Successful Treatment of Hepatitis C Virus Infection Using Direct-Acting Antiviral Agents (DAAs) in Adolescents with Kidney Transplantation: A Case Series
Received 6 February 2020
Accepted for publication 14 May 2020
Published 8 June 2020 Volume 2020:13 Pages 139—146
Checked for plagiarism Yes
Review by Single-blind
Peer reviewer comments 2
Editor who approved publication: Professor Pravin Singhal
Cahyani Gita Ambarsari, 1 Eka Laksmi Hidayati, 1 Irsan Hasan, 2 Angela Grace, 1 Hanifah Oswari 1
1Department of Child Health, Faculty of Medicine, Universitas Indonesia - Cipto Mangunkusumo Hospital, Jakarta, Indonesia; 2Department of Internal Medicine, Faculty of Medicine, Universitas Indonesia, Cipto Mangunkusumo Hospital, Jakarta, Indonesia
Correspondence: Cahyani Gita Ambarsari
Department of Child Health, Faculty of Medicine, Universitas Indonesia, Cipto Mangunkusumo Hospital, Diponegoro 71, Jakarta Pusat 10430, Indonesia
Tel +62 812-1314-4888
Introduction: Hepatitis C virus (HCV) infection is common among end-stage renal disease patients undergoing hemodialysis. The standard treatment for HCV infection has been interferon-ribavirin combination prior to renal transplantation. However, compared to direct-acting antiviral agents (DAAs), the risk of graft rejection is higher with interferon therapy. Many recent studies have investigated the efficacy and safety of DAAs for treating HCV infection in kidney disease in adults; however, it has not been established in pediatric patients. To the best of our knowledge, this is the first report describing successful treatment using the DAAs sofosbuvir/daclatasvir in two pediatric kidney transplant recipients who had HCV genotype 1a infection without liver fibrosis.
Case Presentation: Case 1 describes a 13-year-old Indonesian boy who had undergone hemodialysis since 2014 after being diagnosed with end-stage renal disease (ESRD) secondary to bilateral renal hypoplasia. Later, he had HCV infection and was treated with interferon-based therapy with ribavirin prior to living-related renal transplantation (LRRT). The HCV was undetected and his liver function normalized six months after treatment initiation. However, 10 months after treatment initiation, he had HCV virological breakthrough, leading to cessation of interferon therapy. Plans for LRRT were continued and HCV treatment using DAAs was set up to be given post LRRT. Case 2 describes a 14-year-old Indonesian girl who also had hemodialysis prior to LRRT after she was diagnosed with ESRD secondary to nephrotic syndrome. Later, she had HCV infection and was treated with interferon and ribavirin prior to the live-unrelated renal transplantation. HCV infection did not resolve, in addition, she experienced thrombocytopenia—which is a side effect of interferon—resulting in termination of interferon treatment. Both cases were treated with DAAs one year following renal transplantation after reaching stable graft function, leading to achievement of sustained virological response at 24 weeks.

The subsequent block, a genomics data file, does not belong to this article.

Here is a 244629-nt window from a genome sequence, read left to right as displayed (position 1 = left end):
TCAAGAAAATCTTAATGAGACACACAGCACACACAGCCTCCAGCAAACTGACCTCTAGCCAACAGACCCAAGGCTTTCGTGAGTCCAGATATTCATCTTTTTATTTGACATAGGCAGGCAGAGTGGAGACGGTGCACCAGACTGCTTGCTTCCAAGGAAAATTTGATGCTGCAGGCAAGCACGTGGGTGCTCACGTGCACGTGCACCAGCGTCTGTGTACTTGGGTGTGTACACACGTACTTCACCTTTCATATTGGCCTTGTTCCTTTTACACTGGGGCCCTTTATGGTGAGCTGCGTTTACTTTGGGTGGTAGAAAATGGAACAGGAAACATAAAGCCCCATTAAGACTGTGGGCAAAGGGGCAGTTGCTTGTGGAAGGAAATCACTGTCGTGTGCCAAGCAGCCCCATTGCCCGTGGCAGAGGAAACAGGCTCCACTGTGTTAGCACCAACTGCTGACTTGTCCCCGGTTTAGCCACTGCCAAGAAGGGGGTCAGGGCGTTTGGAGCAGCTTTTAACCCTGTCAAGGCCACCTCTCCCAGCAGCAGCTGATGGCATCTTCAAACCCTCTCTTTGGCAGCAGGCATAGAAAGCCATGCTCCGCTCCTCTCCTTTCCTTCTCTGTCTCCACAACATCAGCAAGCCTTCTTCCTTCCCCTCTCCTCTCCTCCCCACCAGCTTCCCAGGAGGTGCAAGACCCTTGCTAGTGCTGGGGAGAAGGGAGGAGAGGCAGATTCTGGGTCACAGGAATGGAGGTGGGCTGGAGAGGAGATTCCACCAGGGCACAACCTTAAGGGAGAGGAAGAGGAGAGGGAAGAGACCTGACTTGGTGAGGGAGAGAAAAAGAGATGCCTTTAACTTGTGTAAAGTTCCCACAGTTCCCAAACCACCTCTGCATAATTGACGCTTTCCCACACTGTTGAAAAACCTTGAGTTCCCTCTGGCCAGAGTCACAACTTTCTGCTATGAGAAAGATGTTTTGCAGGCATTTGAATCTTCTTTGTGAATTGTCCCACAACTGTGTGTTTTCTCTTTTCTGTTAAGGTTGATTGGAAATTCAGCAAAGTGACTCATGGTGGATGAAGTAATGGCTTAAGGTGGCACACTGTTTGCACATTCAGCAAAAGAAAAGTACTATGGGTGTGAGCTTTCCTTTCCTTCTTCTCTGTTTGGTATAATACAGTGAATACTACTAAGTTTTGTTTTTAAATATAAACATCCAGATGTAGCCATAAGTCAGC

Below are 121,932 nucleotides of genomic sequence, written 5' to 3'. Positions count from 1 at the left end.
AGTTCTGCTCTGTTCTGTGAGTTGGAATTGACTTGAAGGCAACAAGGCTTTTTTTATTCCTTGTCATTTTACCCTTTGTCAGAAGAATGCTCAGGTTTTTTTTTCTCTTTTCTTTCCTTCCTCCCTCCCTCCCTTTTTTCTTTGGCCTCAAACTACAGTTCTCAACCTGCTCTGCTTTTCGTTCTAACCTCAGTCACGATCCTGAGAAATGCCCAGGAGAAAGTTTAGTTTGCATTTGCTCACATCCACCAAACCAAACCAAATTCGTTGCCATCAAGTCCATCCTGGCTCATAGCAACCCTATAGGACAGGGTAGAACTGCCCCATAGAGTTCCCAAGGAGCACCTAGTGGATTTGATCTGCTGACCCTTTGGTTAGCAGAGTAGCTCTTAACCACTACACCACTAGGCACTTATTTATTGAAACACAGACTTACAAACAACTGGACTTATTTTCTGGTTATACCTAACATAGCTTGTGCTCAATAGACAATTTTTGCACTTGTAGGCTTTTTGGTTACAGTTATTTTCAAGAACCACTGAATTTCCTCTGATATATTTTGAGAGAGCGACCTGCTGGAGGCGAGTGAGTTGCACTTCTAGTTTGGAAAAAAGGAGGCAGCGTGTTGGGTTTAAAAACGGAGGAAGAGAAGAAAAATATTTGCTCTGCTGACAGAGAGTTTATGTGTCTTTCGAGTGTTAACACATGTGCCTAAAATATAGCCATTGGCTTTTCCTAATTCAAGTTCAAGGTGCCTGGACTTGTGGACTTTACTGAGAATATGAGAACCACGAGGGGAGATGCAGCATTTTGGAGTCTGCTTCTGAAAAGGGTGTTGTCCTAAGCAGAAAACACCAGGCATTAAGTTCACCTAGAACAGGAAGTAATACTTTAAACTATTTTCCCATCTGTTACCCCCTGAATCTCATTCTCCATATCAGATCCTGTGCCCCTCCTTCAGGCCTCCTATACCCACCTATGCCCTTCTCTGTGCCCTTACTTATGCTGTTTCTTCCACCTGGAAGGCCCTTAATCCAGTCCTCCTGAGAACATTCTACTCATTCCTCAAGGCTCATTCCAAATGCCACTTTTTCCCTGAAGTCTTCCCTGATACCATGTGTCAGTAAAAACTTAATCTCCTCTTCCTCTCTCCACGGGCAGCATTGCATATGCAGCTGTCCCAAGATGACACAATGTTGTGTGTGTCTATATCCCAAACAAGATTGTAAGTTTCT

Conclusion: Post-transplantation treatment of chronic HCV is preferred in KTRs. The sofosbuvir/daclatasvir regimen as an interferon-free therapy is a safe, effective option for HCV infection in pediatric KTRs, who can tolerate sofosbuvir/daclatasvir well and respond favorably without significant adverse events.
Keywords: kidney failure, chronic, interferon, renal transplantation, antiviral agents, hepatitis C
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